Henry Nicholls studied zoology at Cambridge, spent a year living with meerkats in the Kalahari, before amassing one of the world’s largest collections of avian ejaculates in the name of his doctoral research. Sensing it was time for a career change, he became a science journalist in 2003, specialising in evolution, conservation and the history of science. He is the author of three books – Lonesome George, The Way of the Panda and The Galapagos – and writes the Animal Magic blog for the Guardian. He lives in London with his wife and two sons.
Work published elsewhere
Lonesome George: The life and loves of a conservation icon
The tragi-comic tale of a giant tortoise called George, famous for being the last individual of his species, with frequent asides about the Galapagos islands and global conservation.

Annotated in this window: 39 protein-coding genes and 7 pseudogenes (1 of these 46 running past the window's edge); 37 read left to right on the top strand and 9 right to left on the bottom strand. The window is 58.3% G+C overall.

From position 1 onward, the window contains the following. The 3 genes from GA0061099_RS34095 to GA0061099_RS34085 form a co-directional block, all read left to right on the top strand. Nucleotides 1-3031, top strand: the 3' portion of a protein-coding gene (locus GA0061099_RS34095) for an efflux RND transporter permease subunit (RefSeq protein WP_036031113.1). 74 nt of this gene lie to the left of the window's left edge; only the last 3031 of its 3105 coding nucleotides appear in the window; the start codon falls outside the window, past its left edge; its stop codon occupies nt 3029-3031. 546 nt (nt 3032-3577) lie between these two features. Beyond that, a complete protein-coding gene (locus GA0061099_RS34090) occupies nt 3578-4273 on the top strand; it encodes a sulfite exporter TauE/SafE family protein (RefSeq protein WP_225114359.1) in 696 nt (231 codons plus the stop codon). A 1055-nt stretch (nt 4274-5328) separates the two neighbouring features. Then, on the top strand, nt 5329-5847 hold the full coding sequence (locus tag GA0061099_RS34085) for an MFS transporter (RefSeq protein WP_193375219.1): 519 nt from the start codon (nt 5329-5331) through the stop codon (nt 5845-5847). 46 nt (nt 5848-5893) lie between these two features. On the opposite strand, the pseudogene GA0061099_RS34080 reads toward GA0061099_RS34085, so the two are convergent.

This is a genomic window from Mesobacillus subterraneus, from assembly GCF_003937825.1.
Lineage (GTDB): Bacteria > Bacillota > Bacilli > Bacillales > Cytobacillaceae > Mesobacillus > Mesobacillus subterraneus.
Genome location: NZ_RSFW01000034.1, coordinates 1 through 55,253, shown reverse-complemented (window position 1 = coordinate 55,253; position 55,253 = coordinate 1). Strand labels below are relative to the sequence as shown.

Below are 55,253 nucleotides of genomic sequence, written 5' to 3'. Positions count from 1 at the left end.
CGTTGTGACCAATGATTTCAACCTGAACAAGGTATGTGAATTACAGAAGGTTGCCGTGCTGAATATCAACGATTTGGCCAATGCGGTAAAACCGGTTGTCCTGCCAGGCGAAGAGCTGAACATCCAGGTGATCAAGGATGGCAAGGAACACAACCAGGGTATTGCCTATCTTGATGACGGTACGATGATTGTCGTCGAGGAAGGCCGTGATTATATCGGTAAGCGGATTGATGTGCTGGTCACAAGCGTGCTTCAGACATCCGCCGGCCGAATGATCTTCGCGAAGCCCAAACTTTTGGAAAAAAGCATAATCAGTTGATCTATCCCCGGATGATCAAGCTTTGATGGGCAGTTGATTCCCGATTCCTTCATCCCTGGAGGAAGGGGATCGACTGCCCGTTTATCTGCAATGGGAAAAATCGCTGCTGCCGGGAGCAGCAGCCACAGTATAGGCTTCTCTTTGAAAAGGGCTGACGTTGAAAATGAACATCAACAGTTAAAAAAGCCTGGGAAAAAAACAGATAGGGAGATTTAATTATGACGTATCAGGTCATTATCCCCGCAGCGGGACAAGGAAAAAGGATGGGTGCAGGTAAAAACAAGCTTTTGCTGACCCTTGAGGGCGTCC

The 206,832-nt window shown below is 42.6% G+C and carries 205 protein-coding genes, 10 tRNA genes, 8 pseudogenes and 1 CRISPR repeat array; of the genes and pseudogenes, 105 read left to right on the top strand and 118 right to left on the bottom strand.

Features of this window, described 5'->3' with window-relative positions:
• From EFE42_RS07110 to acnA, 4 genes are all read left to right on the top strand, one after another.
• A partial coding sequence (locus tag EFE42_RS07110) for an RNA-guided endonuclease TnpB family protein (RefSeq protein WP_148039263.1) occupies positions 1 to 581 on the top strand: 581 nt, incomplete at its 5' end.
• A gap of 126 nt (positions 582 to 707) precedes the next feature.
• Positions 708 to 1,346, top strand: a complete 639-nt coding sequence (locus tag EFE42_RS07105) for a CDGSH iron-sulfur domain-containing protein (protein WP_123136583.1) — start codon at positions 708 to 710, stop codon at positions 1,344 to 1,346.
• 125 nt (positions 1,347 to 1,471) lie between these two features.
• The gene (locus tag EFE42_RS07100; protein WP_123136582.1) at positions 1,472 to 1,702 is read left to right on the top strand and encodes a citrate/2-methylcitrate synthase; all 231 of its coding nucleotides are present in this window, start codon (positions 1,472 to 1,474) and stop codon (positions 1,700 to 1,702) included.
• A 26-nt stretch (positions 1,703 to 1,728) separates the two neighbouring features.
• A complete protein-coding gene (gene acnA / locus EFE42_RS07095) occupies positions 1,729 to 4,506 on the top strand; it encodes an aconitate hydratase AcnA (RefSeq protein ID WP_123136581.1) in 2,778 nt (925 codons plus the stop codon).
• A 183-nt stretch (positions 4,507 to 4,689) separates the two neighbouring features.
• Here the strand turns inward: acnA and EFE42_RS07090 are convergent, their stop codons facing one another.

Let’s make a mammoth
With the publication of the woolly mammoth genome in 2008, everyone was asking what it would take to bring one back to life. This is the definitive step-by-step guide.
The Way of the Panda: The curious history of China’s political animal
A history of one of the world’s most iconic animals, a tale of zoological domination that maps rather neatly onto the rise of modern China.
Sex and the single rhinoceros
A crack team of German zoo vets attempt to rescue the reproductive future of one of the last Sumatran rhinos in Malaysian Borneo, a three-legged female called Stumpy.
Life after George
The death of the celebrity tortoise Lonesome George casts a long shadow over the Galapagos Islands.
The Galapagos: A natural history
Why do we care so much about this group of remote, parched and inhospitable volcanoes? For much of their history they were likened to hell on earth. Now they are the closest we’ll ever get to paradise.